The American Game by Jeff McArthur

The American Game

Reviewed by Teri Davis

Few things throughout the years have unified enemy soldiers.

The most memorable was the singing of “Silent Night” by opposing forces on a Christmas Eve almost a hundred years ago which became problematic for the leadership of both sides. Despite the military leaders and the politicians, most people saw this events as the joining of humanity while temporarily putting aside differences. These instantaneous events prove the vulnerability but also strength of character in all those who were privileged and fortunate enough to be part of the unexpected gifts uniting people.

Jeff McArthur researched the Civil War battles and events discovering that baseball was often successful in unification while political leaders failed with compromises. Yankees facing Rebels sometimes shared an old-fashioned game of baseball. With a variety of ever changing rules, substituting anything available for bases and bats, the game became a unifying element proving that the people are basically the same no matter where they are born or who they choose their alliances.

The American Game excelled with the sense of place and time. For example when some Confederate soldiers were relaxing, they would play a game using stale bread as a ball in a simple game with rules constantly changing to meet the current situation. How many strikes were allowed? What can be used as a bat? How far apart are the bases? These varied as much as the players. The game was called stick ball, cricket, fletch-catch, and city ball with many more other names for what would eventually evolve into baseball.

Another positive and realistic aspect of The American Game was the age of the characters. In almost every time of war, many men were really boys. Viewing the wars through the eyes of boys definitely changes the perspective of the reader. The soldiers on the ground involved with the fighting were boys, as has been frequently found in every war.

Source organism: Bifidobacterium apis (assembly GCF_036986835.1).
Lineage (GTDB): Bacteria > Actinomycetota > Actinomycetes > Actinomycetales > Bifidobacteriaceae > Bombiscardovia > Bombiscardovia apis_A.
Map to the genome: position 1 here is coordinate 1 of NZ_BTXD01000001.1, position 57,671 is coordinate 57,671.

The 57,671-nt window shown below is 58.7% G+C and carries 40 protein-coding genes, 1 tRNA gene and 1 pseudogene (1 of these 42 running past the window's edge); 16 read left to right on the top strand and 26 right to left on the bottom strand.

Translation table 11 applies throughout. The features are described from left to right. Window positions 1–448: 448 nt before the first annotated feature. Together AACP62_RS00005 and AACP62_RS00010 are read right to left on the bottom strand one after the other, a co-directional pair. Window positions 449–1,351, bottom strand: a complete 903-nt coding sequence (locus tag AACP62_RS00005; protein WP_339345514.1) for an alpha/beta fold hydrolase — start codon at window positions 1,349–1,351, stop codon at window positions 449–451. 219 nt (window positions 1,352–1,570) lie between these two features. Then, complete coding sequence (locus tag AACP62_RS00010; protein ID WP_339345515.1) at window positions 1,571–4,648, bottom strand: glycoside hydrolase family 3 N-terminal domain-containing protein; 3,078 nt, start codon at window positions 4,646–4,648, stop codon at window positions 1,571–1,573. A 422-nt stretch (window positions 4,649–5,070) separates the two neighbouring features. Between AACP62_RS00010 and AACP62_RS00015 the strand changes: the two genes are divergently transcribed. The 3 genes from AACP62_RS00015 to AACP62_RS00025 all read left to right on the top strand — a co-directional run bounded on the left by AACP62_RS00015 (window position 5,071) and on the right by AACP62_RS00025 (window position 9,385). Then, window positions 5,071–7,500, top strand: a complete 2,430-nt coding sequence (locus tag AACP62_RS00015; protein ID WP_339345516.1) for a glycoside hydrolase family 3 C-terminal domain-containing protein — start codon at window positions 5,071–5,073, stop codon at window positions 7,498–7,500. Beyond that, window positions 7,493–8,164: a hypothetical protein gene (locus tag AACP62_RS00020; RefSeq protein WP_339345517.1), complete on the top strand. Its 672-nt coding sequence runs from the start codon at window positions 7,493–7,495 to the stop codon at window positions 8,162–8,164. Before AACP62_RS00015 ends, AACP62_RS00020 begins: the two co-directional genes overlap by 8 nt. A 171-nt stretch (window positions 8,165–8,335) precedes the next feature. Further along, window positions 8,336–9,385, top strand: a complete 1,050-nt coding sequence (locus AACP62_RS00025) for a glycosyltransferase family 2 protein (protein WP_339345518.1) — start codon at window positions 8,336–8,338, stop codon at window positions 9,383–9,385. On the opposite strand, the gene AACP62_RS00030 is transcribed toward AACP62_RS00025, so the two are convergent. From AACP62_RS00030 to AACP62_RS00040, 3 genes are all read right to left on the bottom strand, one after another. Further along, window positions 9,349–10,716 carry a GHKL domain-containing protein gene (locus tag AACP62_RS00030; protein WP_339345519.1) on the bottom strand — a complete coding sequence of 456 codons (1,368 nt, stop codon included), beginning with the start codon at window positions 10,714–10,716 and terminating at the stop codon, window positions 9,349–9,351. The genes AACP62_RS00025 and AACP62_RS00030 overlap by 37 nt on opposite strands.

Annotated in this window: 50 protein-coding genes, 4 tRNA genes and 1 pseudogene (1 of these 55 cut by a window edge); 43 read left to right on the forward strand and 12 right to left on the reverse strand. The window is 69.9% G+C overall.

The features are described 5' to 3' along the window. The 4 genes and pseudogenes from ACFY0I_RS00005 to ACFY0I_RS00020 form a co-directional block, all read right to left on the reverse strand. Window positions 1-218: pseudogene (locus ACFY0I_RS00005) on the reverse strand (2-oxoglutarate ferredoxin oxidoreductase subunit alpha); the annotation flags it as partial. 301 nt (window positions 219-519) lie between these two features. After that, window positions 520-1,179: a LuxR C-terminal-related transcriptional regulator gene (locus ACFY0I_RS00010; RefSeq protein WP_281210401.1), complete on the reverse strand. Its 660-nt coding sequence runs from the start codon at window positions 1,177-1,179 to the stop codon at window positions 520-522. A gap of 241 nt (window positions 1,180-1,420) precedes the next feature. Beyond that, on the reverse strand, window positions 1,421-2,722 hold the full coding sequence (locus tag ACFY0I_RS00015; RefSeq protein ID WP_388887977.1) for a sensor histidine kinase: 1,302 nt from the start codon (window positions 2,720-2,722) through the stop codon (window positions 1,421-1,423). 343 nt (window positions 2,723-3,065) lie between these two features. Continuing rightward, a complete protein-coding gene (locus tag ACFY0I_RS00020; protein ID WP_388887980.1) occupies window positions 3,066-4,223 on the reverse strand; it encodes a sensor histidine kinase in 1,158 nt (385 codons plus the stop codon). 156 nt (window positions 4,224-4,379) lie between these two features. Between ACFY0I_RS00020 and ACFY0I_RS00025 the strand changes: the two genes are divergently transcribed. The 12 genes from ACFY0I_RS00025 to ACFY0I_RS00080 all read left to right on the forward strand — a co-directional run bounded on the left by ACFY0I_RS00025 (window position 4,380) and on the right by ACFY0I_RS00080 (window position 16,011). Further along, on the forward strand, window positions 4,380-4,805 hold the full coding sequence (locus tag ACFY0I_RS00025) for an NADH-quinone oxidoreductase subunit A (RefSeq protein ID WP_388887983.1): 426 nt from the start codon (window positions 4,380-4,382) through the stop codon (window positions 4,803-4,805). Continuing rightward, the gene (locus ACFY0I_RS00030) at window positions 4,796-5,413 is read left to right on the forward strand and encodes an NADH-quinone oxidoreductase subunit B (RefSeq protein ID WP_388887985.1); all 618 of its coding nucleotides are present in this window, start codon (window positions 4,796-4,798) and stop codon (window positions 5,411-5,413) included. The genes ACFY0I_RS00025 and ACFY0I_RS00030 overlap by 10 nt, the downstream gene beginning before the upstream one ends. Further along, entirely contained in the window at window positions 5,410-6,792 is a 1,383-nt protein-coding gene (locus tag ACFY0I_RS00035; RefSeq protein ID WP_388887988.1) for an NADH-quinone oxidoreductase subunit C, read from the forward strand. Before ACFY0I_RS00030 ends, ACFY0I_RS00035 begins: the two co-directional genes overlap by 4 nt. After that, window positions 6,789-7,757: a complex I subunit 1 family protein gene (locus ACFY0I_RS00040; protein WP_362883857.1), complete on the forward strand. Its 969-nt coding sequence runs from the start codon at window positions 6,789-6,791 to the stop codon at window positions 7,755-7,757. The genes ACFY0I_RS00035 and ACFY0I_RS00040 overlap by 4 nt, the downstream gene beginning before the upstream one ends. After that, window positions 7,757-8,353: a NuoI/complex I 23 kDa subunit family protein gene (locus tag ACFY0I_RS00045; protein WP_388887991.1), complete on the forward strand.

Sometimes in this novel, it is difficult to separate the Confederates from the Union soldiers. However this book was written while looking at their commonalities, not their differences. Perhaps this was intentional by the author.

This is not a book for children or teens. The language and events are only for adult readers.

The focus of The American Game is a field somewhere in the middle of Tennessee, The two sides met with a different type of combat, the winning of games. What did they have to do to play ball with the enemy? As the wagers increase so do the risks.

Jeff McArthur is a native of Nebraska. For his education, he studied the film and the television business at New York University leading him into the film industry for fifteen years in Los Angeles. Mr. McArthur has written a variety of fiction and non-fiction books including the Relic Worlds science fiction series and Pro Bono which is about his grandfather’s case as a lawyer while defending Caril Ann Fugate. He then wrote The Great Heist-The Biggest Bank Robbery in History. Additionally Jeff McArthur is the author of The Table of Truth and Stolen Souls.

For a different book for the history buffs, the baseball fans, and those who enjoy fresh approaches to both baseball and the American Civil War, read The American Game.

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